Open Water


After sitting through Open Water, a dingy minimalist thriller that was shot on DV and looks it, I joked that if it were shot on film, it would have one redeeming facet. Writing this review on the train home, I realized I was being unfair. After all, if your movie is an exercise in sadism, keeping it under 80 minutes in length should count as a humanitarian gesture.

OK, OK, OK. It’s not that Open Water is unwatchable. It’s sporadically arresting, despite some iffy performances. A couple of fair-haired American tourists venture into some tropical location in order to go scuba diving and molest sea creatures. They tarry too long underwater and their boat leaves without them, leaving them stranded, adrift, hungry and getting colder by the minute. I caught hints that the film might have ideas about criticizing their behavior — at one point, you catch a glimpse of the two of them on the tour boat as it heads out, conversing in isolation while the rest of the sightseers mingle and chat — but what impact it has as narrative relies on an audience’s absolute identification with the two characters on screen. As long as you can imagine yourself out there in the water, shivering and scared, getting leg cramps and pathetically waving your little knife in the general direction of those big honking eating machines, it’s hard not to be shaken.

Where the narrative strategy breaks down is that, once these two realize their predicament, there’s no indication that anything they do will actually affect their fate. Instead of a survival yarn, Open Water is really a broad appeal to the barely sublimated fears of jet-setters everywhere. It’s The Travel Channel: The Horror Movie.

“They made it look like a fun movie,” somebody complained on the way downstairs from the screening, and it’s true that Lion’s Gate is doing a savvy job of promoting Open Water in a way that makes it look like a thriller. But if guy-on-elevator’s complaint is that Open Water isn’t much fun, here’s mine: it’s just not particularly thrilling. Beyond the admittedly gripping high concept, which gets a little stale about 60 minutes in, there’s shaky performances, some semi-coherent editing, a narrative strategy that borders on dishonest (the perspective shifts repeatedly away from our protagonists and back to dry land solely as an audience-manipulation tactic) and a muddy visual approach.

Now, Open Water is clearly some kind of technical accomplishment, and it’s pretty cool that the husband-and-wife filmmaking team of Chris Kentis and Laura Lau pulled a Soderbergh and wrote, directed, shot and edited all this footage — including shots that clearly depict sharks swimming little more than arm’s length from the actors — in camera, without resort to special effects or expensive cinematics. So if it sounds like I’m unfairly bagging an enterprising couple of young filmmakers for shooting the stock they can afford, let me insist that the DV footage, no matter how “real” it might look, finally distances us from the action. Sometimes, it even makes it hard to tell what the fuck is going on. There’s a scene in which Susan and Daniel fall asleep on the water, and thus become separated. Susan wakes up and can’t see her husband, so she starts calling his name. This tense sequence cuts among a variety of camera angles as Susan calls out, and eventually we see a wide shot of the water, featuring an indistinct blob of pixels floating at the center of the screen. Wait — is that what Susan sees, or is it just Susan from a distance? Have we spotted her husband, or are we just seeing her from a distance? Does she see him? Is she swimming toward him? Who knows?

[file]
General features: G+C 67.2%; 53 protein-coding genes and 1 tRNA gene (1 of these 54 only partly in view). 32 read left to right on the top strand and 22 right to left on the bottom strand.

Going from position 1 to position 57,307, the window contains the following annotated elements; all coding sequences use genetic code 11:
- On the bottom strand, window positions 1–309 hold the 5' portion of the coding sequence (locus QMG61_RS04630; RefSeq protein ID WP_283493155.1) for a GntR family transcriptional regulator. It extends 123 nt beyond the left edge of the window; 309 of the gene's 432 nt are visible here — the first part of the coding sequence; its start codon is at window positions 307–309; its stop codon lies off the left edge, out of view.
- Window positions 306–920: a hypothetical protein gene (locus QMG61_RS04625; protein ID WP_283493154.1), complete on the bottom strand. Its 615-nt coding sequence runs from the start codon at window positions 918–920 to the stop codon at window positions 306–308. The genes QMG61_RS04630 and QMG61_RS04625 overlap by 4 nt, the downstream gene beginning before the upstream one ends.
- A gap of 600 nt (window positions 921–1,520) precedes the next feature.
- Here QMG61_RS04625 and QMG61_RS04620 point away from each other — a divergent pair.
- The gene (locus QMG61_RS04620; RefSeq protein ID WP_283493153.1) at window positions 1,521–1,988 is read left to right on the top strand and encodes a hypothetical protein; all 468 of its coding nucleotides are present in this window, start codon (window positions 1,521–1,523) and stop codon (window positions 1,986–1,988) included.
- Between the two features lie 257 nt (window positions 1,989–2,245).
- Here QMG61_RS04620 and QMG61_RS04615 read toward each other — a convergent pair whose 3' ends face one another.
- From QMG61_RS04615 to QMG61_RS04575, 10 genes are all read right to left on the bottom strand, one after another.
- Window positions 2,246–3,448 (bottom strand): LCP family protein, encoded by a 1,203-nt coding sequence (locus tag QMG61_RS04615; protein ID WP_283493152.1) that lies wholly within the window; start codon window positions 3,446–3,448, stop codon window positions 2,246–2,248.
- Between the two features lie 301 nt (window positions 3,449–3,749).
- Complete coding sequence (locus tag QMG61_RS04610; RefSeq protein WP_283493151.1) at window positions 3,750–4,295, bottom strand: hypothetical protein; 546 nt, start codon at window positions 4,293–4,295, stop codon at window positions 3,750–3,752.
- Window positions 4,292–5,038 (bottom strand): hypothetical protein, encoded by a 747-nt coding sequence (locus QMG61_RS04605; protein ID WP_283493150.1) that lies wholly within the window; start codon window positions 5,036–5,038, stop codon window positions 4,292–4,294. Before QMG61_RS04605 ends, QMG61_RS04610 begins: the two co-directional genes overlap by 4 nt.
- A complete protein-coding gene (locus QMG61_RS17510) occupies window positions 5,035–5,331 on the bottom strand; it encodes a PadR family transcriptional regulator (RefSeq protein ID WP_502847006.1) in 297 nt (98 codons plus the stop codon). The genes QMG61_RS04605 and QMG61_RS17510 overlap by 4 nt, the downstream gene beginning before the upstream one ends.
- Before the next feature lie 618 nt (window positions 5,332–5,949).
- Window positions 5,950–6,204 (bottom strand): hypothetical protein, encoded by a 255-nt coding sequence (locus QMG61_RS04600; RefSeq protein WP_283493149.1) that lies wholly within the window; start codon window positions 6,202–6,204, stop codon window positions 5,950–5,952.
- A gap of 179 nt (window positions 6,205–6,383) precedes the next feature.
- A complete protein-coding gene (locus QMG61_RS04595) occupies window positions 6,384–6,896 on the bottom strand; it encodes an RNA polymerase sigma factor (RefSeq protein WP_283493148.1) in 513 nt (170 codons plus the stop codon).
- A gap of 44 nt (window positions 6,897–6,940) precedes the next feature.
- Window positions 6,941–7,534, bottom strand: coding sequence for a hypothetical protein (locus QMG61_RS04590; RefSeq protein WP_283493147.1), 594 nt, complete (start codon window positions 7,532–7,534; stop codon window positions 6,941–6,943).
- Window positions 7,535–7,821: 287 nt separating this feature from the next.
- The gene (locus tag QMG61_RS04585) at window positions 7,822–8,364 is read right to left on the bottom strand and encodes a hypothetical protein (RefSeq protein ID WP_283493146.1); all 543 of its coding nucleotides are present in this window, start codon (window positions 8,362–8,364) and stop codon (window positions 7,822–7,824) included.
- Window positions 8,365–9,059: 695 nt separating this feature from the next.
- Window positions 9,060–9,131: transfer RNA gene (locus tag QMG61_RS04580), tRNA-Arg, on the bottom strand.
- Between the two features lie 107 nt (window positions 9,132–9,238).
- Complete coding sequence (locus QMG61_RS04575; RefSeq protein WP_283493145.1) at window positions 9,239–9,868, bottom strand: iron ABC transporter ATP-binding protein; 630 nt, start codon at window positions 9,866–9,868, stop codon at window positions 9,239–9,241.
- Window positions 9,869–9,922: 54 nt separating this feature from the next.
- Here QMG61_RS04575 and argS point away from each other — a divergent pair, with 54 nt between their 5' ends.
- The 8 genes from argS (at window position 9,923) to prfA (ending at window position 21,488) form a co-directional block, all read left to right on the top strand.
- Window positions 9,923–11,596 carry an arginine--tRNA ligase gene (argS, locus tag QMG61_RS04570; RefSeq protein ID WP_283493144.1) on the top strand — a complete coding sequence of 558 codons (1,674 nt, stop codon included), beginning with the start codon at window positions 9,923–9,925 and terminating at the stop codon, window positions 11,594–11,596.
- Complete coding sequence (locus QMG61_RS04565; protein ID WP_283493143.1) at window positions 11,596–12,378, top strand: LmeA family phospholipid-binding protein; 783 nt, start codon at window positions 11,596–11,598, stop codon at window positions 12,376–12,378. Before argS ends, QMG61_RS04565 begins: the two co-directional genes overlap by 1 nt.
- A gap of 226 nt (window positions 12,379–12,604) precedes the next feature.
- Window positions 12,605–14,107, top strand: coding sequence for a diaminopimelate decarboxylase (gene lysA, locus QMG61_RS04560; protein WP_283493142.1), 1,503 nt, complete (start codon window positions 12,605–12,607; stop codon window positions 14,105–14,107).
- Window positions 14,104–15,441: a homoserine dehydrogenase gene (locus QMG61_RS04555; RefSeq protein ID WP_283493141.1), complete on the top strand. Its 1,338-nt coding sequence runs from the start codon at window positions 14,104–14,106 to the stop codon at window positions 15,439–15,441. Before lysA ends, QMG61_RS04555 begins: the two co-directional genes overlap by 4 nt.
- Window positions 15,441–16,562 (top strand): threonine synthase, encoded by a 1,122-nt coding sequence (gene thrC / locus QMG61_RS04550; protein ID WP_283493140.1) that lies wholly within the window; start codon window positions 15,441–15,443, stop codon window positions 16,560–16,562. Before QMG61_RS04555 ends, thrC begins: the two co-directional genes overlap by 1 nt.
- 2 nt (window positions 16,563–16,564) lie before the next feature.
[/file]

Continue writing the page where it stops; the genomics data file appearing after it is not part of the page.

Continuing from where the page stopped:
And, dammit, who cares? Except inasmuch as we’re eager to project ourselves up onto the screen, Open Water offers no reasons to care how these people react to their crisis, or what happens to them. The whole movie plays like the opening scene from Jaws, only it’s stretched out to feature length and it’s not nearly as scary. But there is at least one shot that I found rather beautiful, and I’m not sure I can fully express why. It comes after a sequence of much turmoil, and in the calm that follows, Susan is holding her husband close to her, staring out over the water. Blanchard Ryan, who plays Susan, is a good-looking woman, and we’ve already seen her naked earlier in the film, in a scene that played almost like a weird sop to the exploitation crowd — but what we see here is more revealing. Her face is contemplative, pained and sadly beautiful. Ryan’s scene is a moment where Open Water really takes the time to assess and express the destruction that’s already been wrought on the minds and spirits of its characters. It’s a striking shot, but then it’s gone, and the film resumes what seems more and more like a doggedly cynical march toward a grim finish that aims only to put homo sapiens in its place — which is fine if that’s the sort of thing that gets you off. Think of it as a porn movie for people who got a woody from When Animals Attack.

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